It is always advisable to try and remove the toilet toilet bowl rust stains naturally before attempting using the chemical cleaners. Let us now look at how you can remove the rust stains from a toilet bowl naturally. Remember to always wear rubber gloves while cleaning a toilet
1. Using Vinegar and Baking Soda
- Remove the water at the bottom of the bowl. We want the vinegar to occupy that space instead and act on the stains directly. Use a plunger or toilet brush to push down as much of the water as possible. A little amount of water will still be left. Use a sponge or towel to soak it up.
- Slowly pour out vinegar in the bowl until it reaches the waterline mark. Cleaning or distilled vinegar are OK. The cleaning vinegar is normally stronger than the distilled vinegar but both will work just fine.
- Slowly add a cup of baking soda in the bowl. The baking soda being alkaline and vinegar acidic will create a fizzing reaction hence the need to pour it out slowly. If you dump the baking soda all of a sudden in the bowl the 2 will react violently, fill the bowl and overflow.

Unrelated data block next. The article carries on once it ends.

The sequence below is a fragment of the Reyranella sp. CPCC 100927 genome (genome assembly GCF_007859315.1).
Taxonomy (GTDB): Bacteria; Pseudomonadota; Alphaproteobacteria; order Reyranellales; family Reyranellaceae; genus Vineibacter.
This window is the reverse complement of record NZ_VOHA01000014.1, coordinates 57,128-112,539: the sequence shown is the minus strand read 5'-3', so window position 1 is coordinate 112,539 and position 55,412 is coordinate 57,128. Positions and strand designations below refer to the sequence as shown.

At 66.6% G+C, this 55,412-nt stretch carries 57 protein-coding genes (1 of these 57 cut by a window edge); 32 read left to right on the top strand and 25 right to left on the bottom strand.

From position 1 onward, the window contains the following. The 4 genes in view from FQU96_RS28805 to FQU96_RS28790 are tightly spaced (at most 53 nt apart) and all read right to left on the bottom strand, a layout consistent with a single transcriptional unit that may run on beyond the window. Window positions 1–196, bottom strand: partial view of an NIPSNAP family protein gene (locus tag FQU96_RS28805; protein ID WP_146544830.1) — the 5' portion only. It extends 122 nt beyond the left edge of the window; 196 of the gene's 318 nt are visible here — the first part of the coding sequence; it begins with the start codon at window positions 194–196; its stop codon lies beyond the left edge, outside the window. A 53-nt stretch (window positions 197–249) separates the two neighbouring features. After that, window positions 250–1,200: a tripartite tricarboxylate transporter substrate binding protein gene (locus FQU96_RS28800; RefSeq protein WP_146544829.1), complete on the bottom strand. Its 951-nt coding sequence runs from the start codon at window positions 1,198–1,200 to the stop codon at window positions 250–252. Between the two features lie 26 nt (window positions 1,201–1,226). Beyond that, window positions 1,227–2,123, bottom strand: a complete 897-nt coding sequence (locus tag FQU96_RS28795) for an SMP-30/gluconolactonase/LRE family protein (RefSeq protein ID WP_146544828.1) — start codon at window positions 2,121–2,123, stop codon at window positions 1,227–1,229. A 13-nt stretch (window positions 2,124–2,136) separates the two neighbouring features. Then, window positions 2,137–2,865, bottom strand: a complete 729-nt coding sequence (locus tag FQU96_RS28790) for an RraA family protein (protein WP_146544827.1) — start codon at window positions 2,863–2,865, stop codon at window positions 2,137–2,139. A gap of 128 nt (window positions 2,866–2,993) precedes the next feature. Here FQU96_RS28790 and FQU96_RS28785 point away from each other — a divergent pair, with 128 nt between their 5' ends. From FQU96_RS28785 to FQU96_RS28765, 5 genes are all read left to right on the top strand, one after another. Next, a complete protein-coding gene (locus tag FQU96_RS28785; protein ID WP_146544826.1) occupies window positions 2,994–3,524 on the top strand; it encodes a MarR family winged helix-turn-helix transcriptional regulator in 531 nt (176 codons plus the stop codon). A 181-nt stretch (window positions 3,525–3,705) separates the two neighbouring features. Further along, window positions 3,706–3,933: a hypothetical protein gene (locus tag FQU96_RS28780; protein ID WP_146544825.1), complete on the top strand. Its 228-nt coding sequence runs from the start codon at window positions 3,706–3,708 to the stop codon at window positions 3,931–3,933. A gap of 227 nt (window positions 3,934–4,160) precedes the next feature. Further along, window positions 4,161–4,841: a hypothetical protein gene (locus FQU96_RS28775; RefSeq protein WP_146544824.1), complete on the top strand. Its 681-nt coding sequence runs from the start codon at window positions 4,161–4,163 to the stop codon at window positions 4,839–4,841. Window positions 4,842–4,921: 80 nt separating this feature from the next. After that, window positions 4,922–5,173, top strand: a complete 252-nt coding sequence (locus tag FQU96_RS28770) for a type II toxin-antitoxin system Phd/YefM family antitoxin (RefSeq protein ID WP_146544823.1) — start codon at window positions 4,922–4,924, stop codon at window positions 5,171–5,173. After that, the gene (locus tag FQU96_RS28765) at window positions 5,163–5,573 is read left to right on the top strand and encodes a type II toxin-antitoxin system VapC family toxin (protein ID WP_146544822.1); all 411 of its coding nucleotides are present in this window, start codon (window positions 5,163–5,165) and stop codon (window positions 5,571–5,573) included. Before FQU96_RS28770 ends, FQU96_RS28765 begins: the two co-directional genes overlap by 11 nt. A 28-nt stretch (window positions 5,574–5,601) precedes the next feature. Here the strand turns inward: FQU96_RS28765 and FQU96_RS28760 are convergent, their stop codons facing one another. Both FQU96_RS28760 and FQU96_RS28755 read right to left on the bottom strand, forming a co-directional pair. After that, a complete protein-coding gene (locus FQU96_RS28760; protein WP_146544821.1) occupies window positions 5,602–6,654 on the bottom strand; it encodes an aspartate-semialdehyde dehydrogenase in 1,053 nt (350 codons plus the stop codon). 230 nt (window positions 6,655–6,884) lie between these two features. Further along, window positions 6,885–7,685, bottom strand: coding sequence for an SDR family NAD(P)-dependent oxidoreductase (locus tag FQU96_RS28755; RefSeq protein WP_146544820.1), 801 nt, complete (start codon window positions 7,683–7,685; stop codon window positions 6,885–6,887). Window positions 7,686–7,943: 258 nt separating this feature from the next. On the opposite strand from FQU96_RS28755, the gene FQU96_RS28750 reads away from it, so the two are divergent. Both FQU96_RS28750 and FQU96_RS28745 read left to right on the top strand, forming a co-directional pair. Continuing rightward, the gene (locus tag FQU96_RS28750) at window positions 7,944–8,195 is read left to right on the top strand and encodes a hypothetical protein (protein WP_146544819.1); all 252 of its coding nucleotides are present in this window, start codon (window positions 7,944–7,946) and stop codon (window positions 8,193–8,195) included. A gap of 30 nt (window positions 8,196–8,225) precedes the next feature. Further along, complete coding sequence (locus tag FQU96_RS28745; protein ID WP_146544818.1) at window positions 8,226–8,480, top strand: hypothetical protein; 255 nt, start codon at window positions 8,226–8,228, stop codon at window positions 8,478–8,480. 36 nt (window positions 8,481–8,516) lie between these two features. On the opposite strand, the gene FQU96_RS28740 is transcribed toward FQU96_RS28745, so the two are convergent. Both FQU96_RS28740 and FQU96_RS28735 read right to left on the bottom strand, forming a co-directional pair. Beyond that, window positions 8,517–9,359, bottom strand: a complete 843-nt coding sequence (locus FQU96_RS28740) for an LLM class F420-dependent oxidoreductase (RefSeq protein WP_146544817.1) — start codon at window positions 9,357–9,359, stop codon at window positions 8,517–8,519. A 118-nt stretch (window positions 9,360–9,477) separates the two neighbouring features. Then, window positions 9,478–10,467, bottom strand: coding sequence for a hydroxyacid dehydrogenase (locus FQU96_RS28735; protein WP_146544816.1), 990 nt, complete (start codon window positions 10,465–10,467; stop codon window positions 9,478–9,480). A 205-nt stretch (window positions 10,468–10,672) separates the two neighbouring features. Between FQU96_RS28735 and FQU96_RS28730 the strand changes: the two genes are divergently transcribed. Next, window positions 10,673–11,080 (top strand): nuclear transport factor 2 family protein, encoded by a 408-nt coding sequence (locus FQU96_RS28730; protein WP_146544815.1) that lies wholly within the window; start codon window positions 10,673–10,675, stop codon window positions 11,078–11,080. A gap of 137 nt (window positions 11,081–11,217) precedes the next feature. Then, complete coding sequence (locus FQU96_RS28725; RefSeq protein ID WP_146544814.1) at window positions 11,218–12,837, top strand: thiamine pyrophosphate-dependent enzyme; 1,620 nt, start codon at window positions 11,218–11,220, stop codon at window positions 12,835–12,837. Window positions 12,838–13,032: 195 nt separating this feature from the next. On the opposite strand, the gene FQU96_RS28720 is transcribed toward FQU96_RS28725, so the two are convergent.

- Swish the solution around the bowl using a toilet brush without forgetting the bowl rim. You want to make sure that the stains in the entire bowl are always in contact with solution. Swish the solution around the bowl every so often for the next 2 hours. If the stains are severe you can leave the solution to sit overnight.
- Use a firm-bristled toilet brush to scrub the toilet bowl focusing more on the stains. Flush the toilet and see how it is coming out.
- This method is quite effective with removing the rust stains. Sometimes you will not manage to remove all the stains at once and you will need to repeat the process again.
2. Using Pumie Scouring Stick